How to refresh your digital strategy to prepare for the new normal
Long before COVID-19, online shopping and home delivery had become a normal part of the daily life for many people around the world. However, the current climate has seen a massive increase in the use of delivery and subscription services such as Amazon, Tesco, Ocado and Waitrose grocery stores, and Netflix, with the latter acquiring 16 million new blocked global accounts. In addition to these types of services, digital-only banks are seen as a role model on how best to operate as a financial services company in times of uncertainty.
Our analysis revealed that consumers are wondering how to manage and plan their finances and how to cope with the “new normal”. With the temporary closure of many physical banks, the dependence on online and mobile banking services has skyrocketed. Six million (12%) UK adults have reportedly made the switch to digital banking in recent weeks simply by downloading their bank’s digital app. With reduced in-person support, the analysis also found that a quarter of existing digital customers use their banking apps more often during the crisis. We are confident that this trend will continue and expand after the coronavirus.
However, the switch to digital banking has raised fears that the elderly and vulnerable, who represent millions of users, are being “left behind”. While a record number of customers aged 65 and over have reportedly switched to online banking since the crisis, not everyone in society will be able to make the switch.4 Additionally, vulnerable people who adopt online banking could be particularly vulnerable to fraud, which was also on the rise during this period5. Whatever trends emerge, it is clear that banks and other financial service providers must keep the diverse needs of these important customer segments at the heart of their future strategy.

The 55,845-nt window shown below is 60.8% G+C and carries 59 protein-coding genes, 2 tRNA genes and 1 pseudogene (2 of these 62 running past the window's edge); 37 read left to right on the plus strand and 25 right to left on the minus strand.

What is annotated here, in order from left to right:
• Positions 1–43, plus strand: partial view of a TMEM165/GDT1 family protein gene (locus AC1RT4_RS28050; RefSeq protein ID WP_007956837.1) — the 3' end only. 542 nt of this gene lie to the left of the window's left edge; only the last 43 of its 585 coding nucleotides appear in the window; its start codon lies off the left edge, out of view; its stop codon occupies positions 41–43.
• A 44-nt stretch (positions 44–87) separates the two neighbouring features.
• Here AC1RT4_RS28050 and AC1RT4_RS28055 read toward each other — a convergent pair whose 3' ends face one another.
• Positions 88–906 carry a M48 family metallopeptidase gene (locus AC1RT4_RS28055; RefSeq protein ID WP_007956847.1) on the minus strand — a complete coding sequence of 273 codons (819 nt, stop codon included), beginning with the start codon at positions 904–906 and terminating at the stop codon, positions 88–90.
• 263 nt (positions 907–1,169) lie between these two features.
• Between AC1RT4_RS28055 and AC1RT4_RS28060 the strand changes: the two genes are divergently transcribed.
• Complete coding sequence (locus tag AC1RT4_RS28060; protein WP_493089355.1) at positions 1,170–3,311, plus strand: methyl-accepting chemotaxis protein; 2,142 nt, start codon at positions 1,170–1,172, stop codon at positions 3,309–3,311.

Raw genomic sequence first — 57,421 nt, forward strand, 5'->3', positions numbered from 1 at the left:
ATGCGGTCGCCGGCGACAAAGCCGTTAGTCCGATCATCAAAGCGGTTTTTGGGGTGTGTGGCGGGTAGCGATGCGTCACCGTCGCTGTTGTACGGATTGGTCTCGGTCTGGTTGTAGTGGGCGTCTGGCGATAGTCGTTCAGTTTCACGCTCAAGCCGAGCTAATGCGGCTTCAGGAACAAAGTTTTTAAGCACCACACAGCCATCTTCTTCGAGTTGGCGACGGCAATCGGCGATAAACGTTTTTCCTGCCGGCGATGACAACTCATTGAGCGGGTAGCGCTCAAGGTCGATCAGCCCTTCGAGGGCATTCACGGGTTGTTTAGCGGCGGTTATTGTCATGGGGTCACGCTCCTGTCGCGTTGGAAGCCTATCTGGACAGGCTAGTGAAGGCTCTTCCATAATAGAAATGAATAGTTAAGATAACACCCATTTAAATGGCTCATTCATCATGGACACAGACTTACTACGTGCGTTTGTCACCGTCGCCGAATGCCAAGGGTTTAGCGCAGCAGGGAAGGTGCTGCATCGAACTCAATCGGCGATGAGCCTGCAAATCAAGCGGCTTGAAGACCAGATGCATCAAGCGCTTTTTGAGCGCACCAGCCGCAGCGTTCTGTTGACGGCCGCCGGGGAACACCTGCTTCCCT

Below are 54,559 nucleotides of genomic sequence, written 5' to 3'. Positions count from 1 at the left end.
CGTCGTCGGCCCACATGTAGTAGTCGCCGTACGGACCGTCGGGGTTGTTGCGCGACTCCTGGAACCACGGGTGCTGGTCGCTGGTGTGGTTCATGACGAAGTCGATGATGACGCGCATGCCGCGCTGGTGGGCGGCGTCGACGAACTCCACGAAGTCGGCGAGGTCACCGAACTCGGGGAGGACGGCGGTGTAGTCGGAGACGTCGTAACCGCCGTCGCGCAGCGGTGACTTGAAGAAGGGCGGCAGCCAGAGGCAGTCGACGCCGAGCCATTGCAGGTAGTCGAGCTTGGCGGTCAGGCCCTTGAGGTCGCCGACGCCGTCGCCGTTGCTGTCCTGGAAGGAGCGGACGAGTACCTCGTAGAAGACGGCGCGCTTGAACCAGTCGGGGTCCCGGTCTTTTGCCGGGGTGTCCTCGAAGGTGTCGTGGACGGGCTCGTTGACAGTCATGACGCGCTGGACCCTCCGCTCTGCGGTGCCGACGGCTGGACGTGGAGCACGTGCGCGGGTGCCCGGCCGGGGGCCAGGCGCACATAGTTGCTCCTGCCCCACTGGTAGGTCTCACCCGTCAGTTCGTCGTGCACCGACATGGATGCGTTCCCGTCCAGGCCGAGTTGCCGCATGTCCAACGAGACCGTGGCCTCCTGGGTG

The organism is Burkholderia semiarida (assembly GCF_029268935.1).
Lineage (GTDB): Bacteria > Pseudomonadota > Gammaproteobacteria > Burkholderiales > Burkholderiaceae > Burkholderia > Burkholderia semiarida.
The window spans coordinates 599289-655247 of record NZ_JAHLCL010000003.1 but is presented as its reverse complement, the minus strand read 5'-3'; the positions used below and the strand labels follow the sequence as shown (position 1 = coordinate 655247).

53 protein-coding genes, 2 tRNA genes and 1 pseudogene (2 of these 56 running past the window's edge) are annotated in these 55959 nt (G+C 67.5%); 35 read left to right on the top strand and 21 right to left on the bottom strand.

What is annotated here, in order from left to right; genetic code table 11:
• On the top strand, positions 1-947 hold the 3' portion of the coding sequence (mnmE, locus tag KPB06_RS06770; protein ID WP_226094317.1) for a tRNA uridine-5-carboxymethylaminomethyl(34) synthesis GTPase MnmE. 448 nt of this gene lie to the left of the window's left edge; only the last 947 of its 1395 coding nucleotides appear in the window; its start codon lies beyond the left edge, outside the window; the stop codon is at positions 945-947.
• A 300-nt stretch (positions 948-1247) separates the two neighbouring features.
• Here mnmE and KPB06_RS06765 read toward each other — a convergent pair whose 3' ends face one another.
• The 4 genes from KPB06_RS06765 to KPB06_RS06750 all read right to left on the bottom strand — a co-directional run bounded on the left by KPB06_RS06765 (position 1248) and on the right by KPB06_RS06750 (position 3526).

HOW BANKS RESPOND
The COVID-19 lockdown has impacted players in the banking industry in several different ways, presenting both challenges and opportunities. In order to curb the spread of the virus and adhere to strict social distancing measures, many high street banks have cut back on services, such as Lloyds Bank and Barclays, which have closed a multitude of their locations. Customers are advised to use telephone and online banking services rather than going to physical stores for security reasons. Banks are now seeing call centers inundated with calls for help from customers – during the pandemic, NatWest saw a 730% 8 increase in the number of calls it receives.
Many businesses are fighting for their survival and depend on vital loan support such as the Coronavirus Business Interruption Loan Scheme (CBILS). More than 300,000 businesses9 have asked informal questions about whether to seek help from the program, and those seeking help struggle – with only 2 percent3 successfully accessing the CIBIL program. A large number of companies (38%) 10 even abandon banking applications during the crisis due to slow due diligence processes.
As a result, banks struggle to address key issues to help their customers access the support they need, while fending off threats from new entrants in the market, keeping an eye on their bottom line, and implementing robust support models for the future. Even after COVID-19, more and more customers expect to do all of their banking without having to leave the comfort of their couch. So what can banks do to prepare for the “new normal”?